This week I was taking some photos with film – and I’ve been testing several cameras, so I’m often changing things around, opening the backs, checking to see if things are working or not. Well, I picked up one of my camera bodies and opened the back – and to my surprise there was film inside! Well that hasn’t happened for a long time. But I did, in an instant, recall the sinking feeling in my gut, and the thought that I ruined a roll of film – and I lost all my photos. In reality, I didn’t ruin ALL my photos, but probably just a few, and several more that had light marks along the edges, but I probably didn’t ruin the whole roll.

It’s funny how I had forgotten some of the things that I dealt with when shooting with film. I remember getting some good shots and running up the Associated Press office with a few rolls of Tri-X in my pocket, to see if I had anything news-worthy. Those were the good ole’ days.

I also remember re-winding one roll (being sure not to rewind too far, and leave a piece of the film sticking out of the canister), marking on it with a sharpie the number of exposures I had shot, and then reloading my camera with different film. Then later, re-loading the first roll of film, and shooting with my lens cap on until I got to the spot where I left off, ready to continue shooting. We had to do this if we needed a different ISO, or started shooting indoors. So different from today’s digital world.

If you were lucky enough to have multiple bodies, you could keep different kinds of film and shoot different ISOs or shoot color in one and B&W in another. None of which we have to worry about today.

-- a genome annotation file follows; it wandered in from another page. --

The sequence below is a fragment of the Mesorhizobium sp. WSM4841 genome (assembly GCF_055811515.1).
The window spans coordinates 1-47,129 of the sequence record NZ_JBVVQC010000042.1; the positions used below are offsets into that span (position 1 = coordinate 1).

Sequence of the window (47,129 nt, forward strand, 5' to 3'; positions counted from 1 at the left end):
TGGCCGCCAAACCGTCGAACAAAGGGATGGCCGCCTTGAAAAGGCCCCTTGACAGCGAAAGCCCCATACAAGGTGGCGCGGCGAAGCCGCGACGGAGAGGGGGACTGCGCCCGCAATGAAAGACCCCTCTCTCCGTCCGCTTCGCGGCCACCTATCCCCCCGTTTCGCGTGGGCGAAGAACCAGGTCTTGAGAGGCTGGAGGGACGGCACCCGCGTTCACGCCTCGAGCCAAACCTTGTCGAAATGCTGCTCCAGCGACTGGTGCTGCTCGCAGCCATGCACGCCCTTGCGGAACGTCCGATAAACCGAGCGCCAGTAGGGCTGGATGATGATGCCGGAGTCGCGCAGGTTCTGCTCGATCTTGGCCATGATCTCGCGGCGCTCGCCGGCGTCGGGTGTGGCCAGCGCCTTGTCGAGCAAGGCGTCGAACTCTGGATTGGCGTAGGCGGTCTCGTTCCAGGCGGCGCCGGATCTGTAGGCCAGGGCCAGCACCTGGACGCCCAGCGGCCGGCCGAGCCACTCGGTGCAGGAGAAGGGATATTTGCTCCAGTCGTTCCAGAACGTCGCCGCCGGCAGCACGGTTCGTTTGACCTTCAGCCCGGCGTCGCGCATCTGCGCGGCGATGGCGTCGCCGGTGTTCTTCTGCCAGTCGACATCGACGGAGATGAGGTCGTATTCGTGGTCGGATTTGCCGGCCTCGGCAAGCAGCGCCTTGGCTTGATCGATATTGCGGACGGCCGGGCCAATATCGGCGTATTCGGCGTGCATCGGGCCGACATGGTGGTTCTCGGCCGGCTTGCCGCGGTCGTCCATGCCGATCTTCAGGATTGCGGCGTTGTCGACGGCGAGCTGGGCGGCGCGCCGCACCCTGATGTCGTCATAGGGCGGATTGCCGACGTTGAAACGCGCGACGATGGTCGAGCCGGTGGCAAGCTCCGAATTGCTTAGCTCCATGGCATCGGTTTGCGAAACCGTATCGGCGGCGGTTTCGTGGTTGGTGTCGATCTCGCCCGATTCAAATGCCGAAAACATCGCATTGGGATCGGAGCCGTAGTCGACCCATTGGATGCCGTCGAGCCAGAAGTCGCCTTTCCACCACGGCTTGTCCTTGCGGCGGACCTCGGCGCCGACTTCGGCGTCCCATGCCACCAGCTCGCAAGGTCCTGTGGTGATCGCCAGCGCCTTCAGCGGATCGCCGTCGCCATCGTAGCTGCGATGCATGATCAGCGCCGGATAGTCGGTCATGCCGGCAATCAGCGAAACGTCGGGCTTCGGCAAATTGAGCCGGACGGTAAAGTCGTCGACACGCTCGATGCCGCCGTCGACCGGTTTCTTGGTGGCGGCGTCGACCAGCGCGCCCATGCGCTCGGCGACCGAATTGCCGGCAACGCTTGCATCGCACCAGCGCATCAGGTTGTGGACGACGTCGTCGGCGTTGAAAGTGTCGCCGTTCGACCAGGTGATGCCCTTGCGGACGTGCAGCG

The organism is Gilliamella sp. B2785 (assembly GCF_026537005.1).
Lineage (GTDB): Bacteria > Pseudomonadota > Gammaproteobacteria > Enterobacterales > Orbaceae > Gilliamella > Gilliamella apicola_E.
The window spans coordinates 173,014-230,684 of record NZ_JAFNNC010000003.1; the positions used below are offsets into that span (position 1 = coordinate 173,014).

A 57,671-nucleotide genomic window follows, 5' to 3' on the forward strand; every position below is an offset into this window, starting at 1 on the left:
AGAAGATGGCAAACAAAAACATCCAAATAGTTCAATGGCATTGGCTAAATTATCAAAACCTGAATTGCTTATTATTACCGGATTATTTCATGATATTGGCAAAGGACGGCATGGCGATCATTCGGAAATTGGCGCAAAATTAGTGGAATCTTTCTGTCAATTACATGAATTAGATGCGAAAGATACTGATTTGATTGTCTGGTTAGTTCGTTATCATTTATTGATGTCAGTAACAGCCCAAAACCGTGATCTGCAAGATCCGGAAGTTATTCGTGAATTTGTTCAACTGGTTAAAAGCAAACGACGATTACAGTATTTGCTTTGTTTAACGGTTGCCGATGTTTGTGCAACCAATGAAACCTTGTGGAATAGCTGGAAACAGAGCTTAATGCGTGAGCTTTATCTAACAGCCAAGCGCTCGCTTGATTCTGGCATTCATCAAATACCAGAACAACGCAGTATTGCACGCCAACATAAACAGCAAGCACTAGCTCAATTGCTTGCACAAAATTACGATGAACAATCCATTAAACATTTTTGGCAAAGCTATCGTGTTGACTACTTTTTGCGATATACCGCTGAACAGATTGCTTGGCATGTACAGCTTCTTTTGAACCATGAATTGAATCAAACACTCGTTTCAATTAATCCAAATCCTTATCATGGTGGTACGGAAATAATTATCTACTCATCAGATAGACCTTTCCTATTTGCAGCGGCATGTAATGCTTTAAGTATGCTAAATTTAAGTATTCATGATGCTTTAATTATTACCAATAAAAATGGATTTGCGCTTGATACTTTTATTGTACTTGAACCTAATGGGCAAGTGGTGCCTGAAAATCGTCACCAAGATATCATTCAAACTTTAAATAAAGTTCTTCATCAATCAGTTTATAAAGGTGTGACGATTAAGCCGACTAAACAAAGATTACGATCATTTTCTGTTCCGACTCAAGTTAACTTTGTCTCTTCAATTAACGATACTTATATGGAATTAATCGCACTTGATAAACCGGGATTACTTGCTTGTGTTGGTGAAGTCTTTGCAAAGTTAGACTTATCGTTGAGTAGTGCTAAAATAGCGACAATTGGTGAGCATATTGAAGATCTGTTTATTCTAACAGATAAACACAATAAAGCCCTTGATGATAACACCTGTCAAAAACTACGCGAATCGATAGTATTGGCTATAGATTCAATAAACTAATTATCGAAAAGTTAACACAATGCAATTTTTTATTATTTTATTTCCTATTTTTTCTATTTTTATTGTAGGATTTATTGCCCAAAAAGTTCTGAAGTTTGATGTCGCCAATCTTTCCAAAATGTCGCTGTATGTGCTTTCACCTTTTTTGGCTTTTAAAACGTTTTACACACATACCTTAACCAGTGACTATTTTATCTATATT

I remember once, shooting with my Olympus, which had a cloth shutter, and I burned a hole in the shutter. One of the problems with cloth shutters – if you shoot into the sun, the focus point can be like a magnifying glass with the sun focusing a very intense spot on the cloth shutter curtain. Funny smell a shutter makes when it burns.

I thought it was a great invention when they started putting film box top holders in the back doors of cameras – so we knew what kind of film we were using. Especially handy with multiple bodies. Today, with digital cameras, all the info we need is embedded in each image we take – ISO, shutter speed, aperture, date/time, location and more. And our camera adjusts to handle conditions that used to require different films – like Tungsten film for indoor lighting.

In the days of film it was common for photographers to keep a log of what they shot, settings, location, etc. on paper! Otherwise you wouldn’t remember what settings you used for each shot. The databack was a useful piece of hardware that helped. This was a back that replaced the normal camera back, and provided a way to imprint certain pieces of data directly onto the negative or slide media each time a photo was taken. It was capable of printing (through a small set of led lights) the date and time, a counter and maybe a user definable code for each shot. That was pretty cool at the time – the ability to print info on each image, still no camera settings though. The digital world has changed things quite a bit.

Here’s something that may be a benefit of film over digital. Suppose you want to do specialty photography – like, say, infrared. How would you do something like that? Well, in the digital world, you would need to have your camera customized to be sensitive to, and able to record, infrared light. Normal digital photo sensors don’t record infrared, they tend to be tuned to capture the visible portions of the spectrum. Generally, people that want to use a digital camera for infrared, get one body customized to do just infrared. Now, if you choose to shoot infrared film, you can put that in any body made for that size film – so if I want to shoot infrared in my Nikon FM2, it will work just fine, and I can load a role of Tri-X after I’m done. No big deal. So – maybe this is one area where film cameras actually make something easier.

These are just a few of the things I’m remembering as I dabble in film again. There may be more – and I’d love to hear your thoughts. My bet is that a lot of you remember and can relate to the things I remember about film!

 

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